It’s Only Funny If We Say It: The Intergroup Sensitivity Effect and the Reception of Disparagement Humor

Thai, M. (University of Queensland), Borgella, A. M. (Bates College), Sanchez, M. S. (Griffith University)

Three studies aimed to assess whether the intergroup sensitivity effect emerges for disparagement humor, such that a disparaging joke would be received more positively if the source of the joke is part of the group being disparaged than if they are not a member of the disparaged group. In Study 1, participants examined a straight or gay source making either a disparaging joke targeting gay people or a non-disparaging joke. In Study 2, participants examined a White, Black or Asian source making a disparaging joke targeting Asian people. In Study 3, participants evaluated how generally acceptable it was for members of different social groups to make certain disparaging jokes. In all three studies, the intergroup sensitivity effect emerged. Participants evaluated disparaging humor more favorably if the source belonged to the group being disparaged than if they did not. These findings extend the intergroup sensitivity effect to the domain of disparagement humor.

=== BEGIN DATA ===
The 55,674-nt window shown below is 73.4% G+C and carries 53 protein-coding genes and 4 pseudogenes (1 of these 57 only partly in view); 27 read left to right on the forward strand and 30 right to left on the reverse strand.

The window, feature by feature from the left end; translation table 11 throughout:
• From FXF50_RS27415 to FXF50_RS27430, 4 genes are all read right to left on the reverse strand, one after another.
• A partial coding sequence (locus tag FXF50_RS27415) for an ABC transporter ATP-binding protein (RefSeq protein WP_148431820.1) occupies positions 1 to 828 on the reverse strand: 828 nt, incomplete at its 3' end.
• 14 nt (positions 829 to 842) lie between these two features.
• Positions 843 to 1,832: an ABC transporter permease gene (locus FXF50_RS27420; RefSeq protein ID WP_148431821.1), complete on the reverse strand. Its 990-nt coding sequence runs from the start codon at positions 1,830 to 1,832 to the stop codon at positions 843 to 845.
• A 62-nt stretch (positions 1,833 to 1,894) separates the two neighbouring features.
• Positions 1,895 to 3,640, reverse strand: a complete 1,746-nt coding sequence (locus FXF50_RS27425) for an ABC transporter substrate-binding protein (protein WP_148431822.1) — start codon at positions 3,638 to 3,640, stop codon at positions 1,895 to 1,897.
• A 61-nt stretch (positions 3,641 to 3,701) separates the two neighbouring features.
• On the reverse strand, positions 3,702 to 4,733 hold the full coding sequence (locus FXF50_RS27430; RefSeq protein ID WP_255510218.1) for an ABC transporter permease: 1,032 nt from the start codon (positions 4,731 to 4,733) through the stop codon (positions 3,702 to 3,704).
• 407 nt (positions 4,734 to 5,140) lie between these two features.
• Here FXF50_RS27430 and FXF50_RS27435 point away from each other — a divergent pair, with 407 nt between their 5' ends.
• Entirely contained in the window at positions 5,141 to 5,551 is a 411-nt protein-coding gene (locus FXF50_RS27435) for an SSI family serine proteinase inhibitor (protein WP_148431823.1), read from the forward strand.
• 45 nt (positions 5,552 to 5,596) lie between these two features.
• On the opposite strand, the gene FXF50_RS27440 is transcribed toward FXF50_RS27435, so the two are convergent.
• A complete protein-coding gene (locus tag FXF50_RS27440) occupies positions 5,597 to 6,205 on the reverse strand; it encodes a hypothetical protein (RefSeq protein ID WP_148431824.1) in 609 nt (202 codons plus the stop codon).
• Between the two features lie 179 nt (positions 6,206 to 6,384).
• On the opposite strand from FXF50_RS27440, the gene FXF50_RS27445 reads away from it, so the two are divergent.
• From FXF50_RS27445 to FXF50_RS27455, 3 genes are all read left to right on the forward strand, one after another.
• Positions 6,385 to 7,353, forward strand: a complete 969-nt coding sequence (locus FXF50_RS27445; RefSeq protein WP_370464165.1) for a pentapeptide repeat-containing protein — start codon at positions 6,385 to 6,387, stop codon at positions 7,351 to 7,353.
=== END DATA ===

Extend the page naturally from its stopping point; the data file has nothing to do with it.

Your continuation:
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Person Perception and Stereotyping